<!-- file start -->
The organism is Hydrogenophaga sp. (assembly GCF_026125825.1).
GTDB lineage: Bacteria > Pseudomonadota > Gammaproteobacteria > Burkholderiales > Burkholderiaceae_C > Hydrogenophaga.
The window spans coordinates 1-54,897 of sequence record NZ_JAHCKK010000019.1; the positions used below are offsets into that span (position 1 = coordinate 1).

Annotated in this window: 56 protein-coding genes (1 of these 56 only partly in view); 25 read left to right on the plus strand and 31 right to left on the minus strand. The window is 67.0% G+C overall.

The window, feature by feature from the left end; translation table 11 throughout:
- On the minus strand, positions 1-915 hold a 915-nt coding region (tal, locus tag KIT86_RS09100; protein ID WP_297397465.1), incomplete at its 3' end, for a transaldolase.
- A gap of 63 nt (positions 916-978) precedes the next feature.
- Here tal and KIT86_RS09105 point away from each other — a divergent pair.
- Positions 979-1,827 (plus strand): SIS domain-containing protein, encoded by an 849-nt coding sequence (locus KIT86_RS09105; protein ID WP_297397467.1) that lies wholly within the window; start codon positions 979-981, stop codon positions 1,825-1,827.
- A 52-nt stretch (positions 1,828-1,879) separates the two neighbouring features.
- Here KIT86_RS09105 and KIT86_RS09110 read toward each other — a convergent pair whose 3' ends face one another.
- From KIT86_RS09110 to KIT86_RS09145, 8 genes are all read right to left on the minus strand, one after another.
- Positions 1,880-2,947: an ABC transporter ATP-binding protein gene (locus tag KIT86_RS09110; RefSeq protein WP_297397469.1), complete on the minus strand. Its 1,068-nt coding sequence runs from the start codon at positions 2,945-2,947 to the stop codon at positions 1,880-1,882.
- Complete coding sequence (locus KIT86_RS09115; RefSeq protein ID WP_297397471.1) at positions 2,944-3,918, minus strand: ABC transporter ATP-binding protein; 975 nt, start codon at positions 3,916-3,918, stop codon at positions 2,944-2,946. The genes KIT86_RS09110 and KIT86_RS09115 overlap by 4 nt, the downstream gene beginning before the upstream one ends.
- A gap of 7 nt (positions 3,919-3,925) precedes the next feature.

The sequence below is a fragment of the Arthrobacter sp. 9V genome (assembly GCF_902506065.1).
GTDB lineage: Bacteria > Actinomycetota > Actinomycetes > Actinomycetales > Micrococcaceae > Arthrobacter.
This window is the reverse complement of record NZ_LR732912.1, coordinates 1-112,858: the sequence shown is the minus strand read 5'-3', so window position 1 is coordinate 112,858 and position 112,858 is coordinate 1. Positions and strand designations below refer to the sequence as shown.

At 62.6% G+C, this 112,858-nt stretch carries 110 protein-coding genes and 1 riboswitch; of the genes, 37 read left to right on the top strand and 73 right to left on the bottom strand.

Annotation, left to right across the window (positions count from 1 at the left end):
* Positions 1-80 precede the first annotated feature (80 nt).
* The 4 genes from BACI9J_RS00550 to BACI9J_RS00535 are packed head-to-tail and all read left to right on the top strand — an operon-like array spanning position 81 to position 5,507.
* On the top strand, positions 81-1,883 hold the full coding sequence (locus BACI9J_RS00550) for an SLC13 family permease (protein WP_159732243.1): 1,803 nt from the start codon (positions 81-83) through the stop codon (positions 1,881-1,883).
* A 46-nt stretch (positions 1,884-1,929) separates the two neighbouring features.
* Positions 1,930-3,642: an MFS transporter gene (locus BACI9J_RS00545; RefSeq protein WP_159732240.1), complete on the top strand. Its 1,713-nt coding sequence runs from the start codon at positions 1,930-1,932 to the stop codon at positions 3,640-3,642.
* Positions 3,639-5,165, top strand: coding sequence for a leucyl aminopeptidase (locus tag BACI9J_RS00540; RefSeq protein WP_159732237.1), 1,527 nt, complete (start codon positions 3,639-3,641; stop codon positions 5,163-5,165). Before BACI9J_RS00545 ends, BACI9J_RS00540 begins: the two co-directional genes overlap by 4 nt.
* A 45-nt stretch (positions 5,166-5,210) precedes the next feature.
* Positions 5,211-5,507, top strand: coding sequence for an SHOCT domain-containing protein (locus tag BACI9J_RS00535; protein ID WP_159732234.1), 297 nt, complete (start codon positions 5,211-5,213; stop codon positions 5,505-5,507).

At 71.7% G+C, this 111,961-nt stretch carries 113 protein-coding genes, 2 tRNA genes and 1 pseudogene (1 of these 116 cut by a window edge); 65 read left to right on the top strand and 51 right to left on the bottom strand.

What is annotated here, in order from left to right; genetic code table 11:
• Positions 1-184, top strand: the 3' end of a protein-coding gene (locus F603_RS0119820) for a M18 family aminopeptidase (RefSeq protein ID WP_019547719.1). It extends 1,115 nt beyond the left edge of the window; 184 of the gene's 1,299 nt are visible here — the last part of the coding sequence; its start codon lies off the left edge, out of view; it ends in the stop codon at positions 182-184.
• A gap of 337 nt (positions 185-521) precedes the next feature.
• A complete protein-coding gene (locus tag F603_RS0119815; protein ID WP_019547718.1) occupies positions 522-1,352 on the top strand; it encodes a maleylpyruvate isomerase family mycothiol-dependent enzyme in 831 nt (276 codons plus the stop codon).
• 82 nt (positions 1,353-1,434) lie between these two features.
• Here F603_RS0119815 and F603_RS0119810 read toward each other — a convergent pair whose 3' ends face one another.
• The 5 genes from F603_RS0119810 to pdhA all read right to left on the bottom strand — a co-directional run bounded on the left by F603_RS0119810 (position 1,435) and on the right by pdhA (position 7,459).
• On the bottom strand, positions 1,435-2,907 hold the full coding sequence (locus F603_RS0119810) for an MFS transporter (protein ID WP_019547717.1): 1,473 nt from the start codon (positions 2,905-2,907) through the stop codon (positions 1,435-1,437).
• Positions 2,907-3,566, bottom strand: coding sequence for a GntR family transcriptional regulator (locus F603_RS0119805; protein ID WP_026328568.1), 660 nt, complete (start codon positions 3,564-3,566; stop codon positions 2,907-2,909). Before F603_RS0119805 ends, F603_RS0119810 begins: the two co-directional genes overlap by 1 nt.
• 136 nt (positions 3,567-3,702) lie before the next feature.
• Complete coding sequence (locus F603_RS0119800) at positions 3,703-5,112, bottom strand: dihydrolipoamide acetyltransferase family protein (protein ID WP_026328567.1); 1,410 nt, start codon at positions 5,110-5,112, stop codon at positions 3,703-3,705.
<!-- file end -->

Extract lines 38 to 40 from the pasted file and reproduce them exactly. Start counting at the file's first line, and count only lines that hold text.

• Positions 2,907-3,566, bottom strand: coding sequence for a GntR family transcriptional regulator (locus F603_RS0119805; protein ID WP_026328568.1), 660 nt, complete (start codon positions 3,564-3,566; stop codon positions 2,907-2,909). Before F603_RS0119805 ends, F603_RS0119810 begins: the two co-directional genes overlap by 1 nt.
• 136 nt (positions 3,567-3,702) lie before the next feature.
• Complete coding sequence (locus F603_RS0119800) at positions 3,703-5,112, bottom strand: dihydrolipoamide acetyltransferase family protein (protein ID WP_026328567.1); 1,410 nt, start codon at positions 5,110-5,112, stop codon at positions 3,703-3,705.